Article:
I actually find myself rather annoyed at the title of that original post. “16 Books EVERY Teenager SHOULD Read”. Why on earth should they? Because these are good books? Good grief, if that’s the reason, picking just sixteen is ridiculous. But what’s more, this list is highly subjective. For one, it’s quite US-centric – Gone With The Wind tops the list, but it’s one of those Cliff Notes books for me. No, I haven’t seen the movie either, because frankly, my dear, I don’t give a damn about that story. For another, it’s a girl’s list of books. Sense and Sensibility? Jane Eyre? Fabulous books (they are, of course, on the list of four that I read for sheer pleasure*), but I can just see giving them to 16-year-old boys to read. 19th-century emo chicks mooning over romantic heartbreak – “Oh, Willoughby, Willoughby!” and “Reader, I married him…” – just kill me now. This, coupled with horrifically disturbing weirdness like Kafka’s The Trial (see “reading under duress”, above), is what’s chiefly responsible for turning many, many teenagers off books for life. Thank you, high school English class.

It’s not that I have a problem with this list of books per se – they’re great books, from what I hear. It’s not even that I disapprove of suggesting books for people to read; far from it. No, it’s the dogmatic headline, the “Thou Shalt Read This” that gets my goat. Because like every really voracious reader, I want to make up my own mind on what to read. And I think teenagers should be making up their own minds, too.

I never filled my children’s plates with food and then insisted they finish every last bite. I did (and still do) insist that they eat some vegetables with their dinner – but I don’t cook them spinach, because I know they hate it. I quite like cooked spinach, thank you very much, but if the kids would rather have it raw with salad dressing, so be it. There is no law that says “Thou Shalt Eat Thine Spinach Cooked”, nor is there one that says “Thou Shalt Read Kafka”. There are far too many good books in the world to force people to read according to a predetermined list. The ticket is to offer the veg, to suggest the book titles. I love Jane Austen – but if you don’t, why not read Sir Walter Scott instead? Ivanhoe is a darn good yarn.

Life, the Universe, and Books You Ought To Read. But only if you really want to. When you’re done all those other great books you’re reading at the moment. And the ones your friends suggested. And that one that just jumped at you from the bookstore shelf. And… Ah, never mind – just keep reading. And let me know when you hit on a good one, I’ll add it to my list of books to check out. I might get to it when I’m 80.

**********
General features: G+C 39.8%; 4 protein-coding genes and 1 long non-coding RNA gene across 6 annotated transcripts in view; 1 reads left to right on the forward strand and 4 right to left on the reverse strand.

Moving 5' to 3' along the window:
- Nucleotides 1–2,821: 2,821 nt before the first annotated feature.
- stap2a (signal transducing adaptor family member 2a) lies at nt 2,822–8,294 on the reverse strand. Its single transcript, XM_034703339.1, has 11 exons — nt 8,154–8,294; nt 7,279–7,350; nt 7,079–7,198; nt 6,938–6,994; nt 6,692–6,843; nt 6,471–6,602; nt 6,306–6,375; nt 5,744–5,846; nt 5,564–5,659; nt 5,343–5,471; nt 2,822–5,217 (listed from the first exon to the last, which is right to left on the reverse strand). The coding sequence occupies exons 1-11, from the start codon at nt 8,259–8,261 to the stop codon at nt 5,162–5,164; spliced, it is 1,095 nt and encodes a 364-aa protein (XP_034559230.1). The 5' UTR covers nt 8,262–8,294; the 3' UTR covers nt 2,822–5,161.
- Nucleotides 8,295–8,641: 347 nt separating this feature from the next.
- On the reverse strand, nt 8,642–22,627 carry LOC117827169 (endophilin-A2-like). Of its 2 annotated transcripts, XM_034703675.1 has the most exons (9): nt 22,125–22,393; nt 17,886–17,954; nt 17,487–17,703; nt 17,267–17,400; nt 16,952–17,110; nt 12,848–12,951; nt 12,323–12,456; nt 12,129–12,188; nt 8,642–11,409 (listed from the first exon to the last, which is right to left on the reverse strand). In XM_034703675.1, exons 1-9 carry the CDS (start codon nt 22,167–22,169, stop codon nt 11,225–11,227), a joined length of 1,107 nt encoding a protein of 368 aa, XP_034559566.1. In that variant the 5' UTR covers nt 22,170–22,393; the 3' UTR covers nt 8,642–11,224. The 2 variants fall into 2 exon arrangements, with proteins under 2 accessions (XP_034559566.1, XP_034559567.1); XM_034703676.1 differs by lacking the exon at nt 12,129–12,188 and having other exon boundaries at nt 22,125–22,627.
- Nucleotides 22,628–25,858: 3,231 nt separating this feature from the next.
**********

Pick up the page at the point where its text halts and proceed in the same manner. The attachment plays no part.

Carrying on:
*PS: the other book from that list, the one I’m not sure if I’ve read or not, is Death of a Salesman – I remember being forced to read some kind of weird gloomy drama in undergrad English class; it might have been that. You can tell it made a big impression on my life. The other two I loved were, of course, The Horse and His Boy, and The Hobbit.

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Filed under books, Jane Austen, this and that

Goodbye, Colonel Brandon

You’ve probably heard it by now: Alan Rickman died this morning at age 69. For most people, it’ll probably mean “Goodbye, Severus Snape”, but for me, it’s “Goodbye, Colonel Brandon”. That’s the first role I ever saw him in, and the one I’ve watched most often, over and over – Sense and Sensibility is only one of my top ten favourite films. I love it so much, I’ve written grad school papers on it – including a fairly detailed analysis of Rickman’s Colonel Brandon compared to David Morrisey’s version in 2008.

Rickman was the master of the black flapping cloak – an ability he rocked as Snape, of course, striding through the halls of Hogwarts with his gown swirling out behind him like the wings of an overgrown raven. But Colonel Brandon is no slouch in that department, either. “Give me an occupation, Miss Dashwood, or I shall run mad,” he begs Elinor in a broken voice, convulsively clutching at the wood panelling outside the gravely ill Marianne’s bedroom (the stage directions say “He is dangerously quiet”). Elinor (no doubt thinking that the last thing she needs now is an emo going off his rocker) sends him off to get her mother. He slams out of the house (cloak swirling), flings himself on his horse, and after one last desperate glance up at Marianne’s window from under his wide-brimmed brigand’s hat digs in his spurs and rushes off, ventre à terre, cloak flapping, to find relief for his beloved. We next see him galloping at full speed across the brow of a hill, silhouetted against the evening sky, his cloak – you guessed it – “billowing out behind him” (that’s in the script, verbatim) in the most impressively romantic manner.